McNabb and Owens hooked up for the final time with 5 minutes, 27 seconds left in the third quarter when the Giants inexplicably left the star receiver all alone in the end zone. That touchdown catch made the score 31-10 and was followed by Owens' most creative offensive celebration of the day. He stood on the ball and flapped his wings, letting the Eagles' fans know he had landed in the end zone again.

When he returned to the sideline, somebody in the scoreboard room had the good sense to direct the camera to Owens on the sideline and the first regular-season tribute to the new receiver began.

"T.O., T.O., T.O.!"

There were great seasonal debuts by others as well.

Todd Pinkston caught three passes for a game-high 76 yards, including a 53-yarder that set up the Eagles' second touchdown.

Smith, after opening last season with a fourth-down drop in the end zone, made a sensational touchdown catch to give the Eagles a 21-7 lead in the second quarter. Smith and Chad Lewis combined for nine catches and 108 yards by the tight-end corps.

Defensively, the Eagles recorded five sacks, including one by Derrick Burgess, who played for the first time since opening day 2002. They also kept the Giants from scoring on a first-and-goal situation from the 1.

"You'd always like it to go like that," Eagles tackle Jon Runyan said. "It just doesn't always happen that way."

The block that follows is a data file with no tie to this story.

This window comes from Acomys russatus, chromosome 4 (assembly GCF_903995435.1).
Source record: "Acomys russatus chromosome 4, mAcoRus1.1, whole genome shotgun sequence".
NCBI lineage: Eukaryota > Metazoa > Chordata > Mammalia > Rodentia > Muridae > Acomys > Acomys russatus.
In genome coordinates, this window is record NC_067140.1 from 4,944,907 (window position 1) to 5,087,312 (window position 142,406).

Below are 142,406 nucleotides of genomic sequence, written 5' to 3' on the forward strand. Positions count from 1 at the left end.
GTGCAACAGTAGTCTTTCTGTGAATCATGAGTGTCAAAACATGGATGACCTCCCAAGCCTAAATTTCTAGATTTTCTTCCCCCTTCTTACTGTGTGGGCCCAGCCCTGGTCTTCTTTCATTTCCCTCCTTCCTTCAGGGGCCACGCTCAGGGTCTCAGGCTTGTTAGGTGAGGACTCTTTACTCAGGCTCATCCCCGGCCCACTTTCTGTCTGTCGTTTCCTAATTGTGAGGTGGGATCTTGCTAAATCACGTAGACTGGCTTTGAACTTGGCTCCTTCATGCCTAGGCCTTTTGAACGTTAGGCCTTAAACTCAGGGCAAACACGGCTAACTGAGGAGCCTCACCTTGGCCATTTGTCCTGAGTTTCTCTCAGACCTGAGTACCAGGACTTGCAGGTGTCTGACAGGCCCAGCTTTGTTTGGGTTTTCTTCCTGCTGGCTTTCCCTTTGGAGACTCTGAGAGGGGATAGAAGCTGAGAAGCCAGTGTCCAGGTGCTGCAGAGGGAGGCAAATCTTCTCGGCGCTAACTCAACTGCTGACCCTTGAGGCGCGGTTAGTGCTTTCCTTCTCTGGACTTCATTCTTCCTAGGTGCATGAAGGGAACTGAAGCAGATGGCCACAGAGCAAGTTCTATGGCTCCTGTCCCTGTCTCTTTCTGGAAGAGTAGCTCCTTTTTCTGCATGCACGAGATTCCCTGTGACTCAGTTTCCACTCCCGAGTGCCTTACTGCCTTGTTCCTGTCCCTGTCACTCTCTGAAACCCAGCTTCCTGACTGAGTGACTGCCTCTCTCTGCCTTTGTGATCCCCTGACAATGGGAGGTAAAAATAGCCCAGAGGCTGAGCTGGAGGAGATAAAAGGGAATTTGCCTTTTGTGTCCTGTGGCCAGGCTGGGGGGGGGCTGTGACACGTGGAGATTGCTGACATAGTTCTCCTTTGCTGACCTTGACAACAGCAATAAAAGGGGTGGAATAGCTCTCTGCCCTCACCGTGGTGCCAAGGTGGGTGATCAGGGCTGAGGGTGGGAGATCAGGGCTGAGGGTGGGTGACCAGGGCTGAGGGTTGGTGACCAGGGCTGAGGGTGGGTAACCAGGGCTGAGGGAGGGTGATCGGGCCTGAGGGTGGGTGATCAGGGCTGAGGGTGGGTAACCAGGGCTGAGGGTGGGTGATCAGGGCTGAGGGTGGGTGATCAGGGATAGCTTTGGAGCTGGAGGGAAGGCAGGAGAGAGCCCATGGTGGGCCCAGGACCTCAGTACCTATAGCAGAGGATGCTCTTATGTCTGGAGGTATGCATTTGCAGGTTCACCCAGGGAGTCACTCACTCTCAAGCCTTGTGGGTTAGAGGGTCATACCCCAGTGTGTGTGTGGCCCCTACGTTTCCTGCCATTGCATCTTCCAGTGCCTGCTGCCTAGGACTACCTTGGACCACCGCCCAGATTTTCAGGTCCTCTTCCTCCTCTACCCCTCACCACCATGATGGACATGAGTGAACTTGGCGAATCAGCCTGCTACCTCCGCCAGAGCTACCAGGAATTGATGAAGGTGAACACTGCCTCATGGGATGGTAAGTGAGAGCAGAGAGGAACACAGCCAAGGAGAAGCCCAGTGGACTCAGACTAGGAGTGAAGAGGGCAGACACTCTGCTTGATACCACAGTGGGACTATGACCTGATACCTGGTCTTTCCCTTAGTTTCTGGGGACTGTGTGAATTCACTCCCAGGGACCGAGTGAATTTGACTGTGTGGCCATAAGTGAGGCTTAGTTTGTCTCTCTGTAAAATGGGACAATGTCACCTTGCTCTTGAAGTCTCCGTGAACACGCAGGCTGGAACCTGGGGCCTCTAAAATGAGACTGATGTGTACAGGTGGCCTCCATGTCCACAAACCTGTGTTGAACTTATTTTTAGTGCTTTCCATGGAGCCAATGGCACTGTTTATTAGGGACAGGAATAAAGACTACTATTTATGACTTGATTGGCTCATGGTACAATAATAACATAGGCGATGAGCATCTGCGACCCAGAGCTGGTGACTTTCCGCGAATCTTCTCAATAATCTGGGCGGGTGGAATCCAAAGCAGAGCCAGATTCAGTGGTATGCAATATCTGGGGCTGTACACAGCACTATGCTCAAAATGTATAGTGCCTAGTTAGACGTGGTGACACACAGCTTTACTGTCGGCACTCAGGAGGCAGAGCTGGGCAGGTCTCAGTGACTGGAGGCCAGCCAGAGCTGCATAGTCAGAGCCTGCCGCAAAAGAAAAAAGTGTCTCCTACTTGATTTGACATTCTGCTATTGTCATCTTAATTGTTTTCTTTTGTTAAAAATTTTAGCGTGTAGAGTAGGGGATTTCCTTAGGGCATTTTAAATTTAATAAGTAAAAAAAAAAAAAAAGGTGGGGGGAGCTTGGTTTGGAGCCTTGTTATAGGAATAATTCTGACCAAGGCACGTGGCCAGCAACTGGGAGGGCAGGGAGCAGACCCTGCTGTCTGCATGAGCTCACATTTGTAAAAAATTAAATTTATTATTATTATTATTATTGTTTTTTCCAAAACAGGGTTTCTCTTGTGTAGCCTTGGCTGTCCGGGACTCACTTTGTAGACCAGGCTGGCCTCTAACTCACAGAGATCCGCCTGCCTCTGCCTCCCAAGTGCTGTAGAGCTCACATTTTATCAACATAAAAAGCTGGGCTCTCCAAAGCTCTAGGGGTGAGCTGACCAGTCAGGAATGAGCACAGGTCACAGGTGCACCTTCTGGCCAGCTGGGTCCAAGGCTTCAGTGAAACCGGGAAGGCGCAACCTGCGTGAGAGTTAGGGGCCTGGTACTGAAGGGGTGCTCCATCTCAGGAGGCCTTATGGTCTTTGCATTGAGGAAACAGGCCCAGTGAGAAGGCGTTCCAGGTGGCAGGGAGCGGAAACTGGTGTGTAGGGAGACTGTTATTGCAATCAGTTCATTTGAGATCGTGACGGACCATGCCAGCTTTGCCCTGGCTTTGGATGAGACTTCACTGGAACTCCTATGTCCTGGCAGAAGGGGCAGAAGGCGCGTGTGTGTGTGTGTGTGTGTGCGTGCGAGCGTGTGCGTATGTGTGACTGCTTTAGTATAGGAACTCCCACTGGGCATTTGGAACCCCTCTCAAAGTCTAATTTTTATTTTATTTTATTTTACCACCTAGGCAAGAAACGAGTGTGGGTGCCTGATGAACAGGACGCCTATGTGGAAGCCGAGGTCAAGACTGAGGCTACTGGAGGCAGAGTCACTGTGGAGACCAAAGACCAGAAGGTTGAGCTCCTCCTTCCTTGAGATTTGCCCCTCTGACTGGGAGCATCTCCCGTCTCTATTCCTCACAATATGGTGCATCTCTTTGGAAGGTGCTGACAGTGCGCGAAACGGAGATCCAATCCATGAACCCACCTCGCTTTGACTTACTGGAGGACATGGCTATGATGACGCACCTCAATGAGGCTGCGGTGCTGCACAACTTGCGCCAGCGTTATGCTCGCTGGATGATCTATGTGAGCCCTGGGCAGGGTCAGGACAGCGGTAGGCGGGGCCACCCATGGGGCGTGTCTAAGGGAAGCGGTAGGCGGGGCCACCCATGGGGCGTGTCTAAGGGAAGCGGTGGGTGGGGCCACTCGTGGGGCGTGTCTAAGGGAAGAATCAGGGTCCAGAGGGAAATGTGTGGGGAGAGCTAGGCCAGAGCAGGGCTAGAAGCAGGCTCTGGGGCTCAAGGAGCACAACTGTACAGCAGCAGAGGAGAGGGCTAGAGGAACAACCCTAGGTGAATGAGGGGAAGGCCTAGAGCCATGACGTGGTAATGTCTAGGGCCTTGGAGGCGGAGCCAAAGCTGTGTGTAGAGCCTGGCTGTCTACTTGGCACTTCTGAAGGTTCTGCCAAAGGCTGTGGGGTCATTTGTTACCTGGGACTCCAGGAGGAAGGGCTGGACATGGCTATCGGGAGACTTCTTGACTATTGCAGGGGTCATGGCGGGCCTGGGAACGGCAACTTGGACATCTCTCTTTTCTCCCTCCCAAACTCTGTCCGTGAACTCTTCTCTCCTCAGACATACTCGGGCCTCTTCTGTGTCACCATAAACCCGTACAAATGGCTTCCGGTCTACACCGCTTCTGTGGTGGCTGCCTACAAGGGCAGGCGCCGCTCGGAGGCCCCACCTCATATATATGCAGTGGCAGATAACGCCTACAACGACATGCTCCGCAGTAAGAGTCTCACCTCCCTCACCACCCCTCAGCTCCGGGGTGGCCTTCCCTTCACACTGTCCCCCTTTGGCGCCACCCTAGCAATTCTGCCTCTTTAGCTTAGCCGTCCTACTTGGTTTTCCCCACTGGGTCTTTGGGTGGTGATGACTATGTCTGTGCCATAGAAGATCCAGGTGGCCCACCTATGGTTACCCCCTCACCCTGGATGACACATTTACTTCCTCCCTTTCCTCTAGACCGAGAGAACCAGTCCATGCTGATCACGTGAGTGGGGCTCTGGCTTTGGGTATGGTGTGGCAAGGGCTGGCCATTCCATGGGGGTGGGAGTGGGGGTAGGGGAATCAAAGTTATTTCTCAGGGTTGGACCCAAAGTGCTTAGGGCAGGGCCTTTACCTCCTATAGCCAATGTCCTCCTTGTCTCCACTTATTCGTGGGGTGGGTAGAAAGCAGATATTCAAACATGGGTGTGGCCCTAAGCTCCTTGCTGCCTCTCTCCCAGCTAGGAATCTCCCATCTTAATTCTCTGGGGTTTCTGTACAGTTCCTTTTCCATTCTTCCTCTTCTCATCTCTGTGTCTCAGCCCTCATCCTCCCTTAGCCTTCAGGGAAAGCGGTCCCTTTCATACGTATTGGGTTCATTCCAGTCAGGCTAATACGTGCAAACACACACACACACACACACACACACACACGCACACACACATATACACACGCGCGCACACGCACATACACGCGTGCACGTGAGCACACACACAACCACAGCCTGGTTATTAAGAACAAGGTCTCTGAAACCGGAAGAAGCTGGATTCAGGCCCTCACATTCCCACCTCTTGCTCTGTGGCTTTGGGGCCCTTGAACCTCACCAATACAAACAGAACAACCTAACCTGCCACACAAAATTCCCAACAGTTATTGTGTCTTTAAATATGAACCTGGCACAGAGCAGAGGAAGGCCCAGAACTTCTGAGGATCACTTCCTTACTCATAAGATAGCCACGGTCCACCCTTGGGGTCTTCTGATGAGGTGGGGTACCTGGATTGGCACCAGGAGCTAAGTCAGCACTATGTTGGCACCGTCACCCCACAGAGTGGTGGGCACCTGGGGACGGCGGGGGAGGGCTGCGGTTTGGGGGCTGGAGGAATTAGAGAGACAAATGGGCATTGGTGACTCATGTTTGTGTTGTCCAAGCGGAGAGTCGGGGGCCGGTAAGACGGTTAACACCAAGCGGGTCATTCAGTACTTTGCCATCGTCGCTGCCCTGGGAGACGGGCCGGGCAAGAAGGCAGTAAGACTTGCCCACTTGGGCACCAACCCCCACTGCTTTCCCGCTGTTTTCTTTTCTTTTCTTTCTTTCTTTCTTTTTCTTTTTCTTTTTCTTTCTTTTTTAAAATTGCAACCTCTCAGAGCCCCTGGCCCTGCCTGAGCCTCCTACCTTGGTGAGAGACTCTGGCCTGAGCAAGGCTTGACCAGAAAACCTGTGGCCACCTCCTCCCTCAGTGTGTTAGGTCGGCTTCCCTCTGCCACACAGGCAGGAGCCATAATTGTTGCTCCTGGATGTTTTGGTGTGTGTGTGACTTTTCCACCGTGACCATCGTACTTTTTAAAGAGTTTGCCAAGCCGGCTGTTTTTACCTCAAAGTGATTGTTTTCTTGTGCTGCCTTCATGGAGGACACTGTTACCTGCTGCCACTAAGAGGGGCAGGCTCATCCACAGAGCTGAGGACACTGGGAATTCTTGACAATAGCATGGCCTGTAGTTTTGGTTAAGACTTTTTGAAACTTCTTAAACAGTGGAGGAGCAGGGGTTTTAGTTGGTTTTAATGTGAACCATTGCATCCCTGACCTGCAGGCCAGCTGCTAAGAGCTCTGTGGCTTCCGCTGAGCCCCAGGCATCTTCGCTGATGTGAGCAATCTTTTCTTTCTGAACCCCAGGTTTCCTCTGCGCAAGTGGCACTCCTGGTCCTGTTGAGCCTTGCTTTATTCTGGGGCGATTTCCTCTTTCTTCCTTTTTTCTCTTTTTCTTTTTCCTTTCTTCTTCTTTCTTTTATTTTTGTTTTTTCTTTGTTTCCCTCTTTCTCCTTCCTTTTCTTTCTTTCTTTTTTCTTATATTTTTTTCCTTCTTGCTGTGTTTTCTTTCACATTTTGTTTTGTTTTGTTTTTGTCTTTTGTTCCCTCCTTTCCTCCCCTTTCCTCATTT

Contact staff writer Bob Brookover at 215-854-2577 or bbrookover@phillynews.com.

Ahead of the Game

Donovan McNabb threw four TD passes; he did not get his fourth TD pass of the season last year until the eighth game.

Yesterday was McNabb's sixth career 300-yard game and the third time he has thrown four TD passes.

In McNabb's last two games against the Giants, he is 50 for 66 (75.8 percent) for 644 yards, 6 TDs and no INTs, for a rating of 136.2.

Terrell Owens had three TD receptions; Eagles wide receivers did not catch their third TD pass of the season last year until the 12th game.

Owens had not had a three-TD game since Oct. 14, 2001, at Atlanta.

Brian Westbrook had 17 carries; his previous high was 15 against the Giants last year.

Westbrook's 119 yards rushing were a career high; he had 96 against Buffalo last year.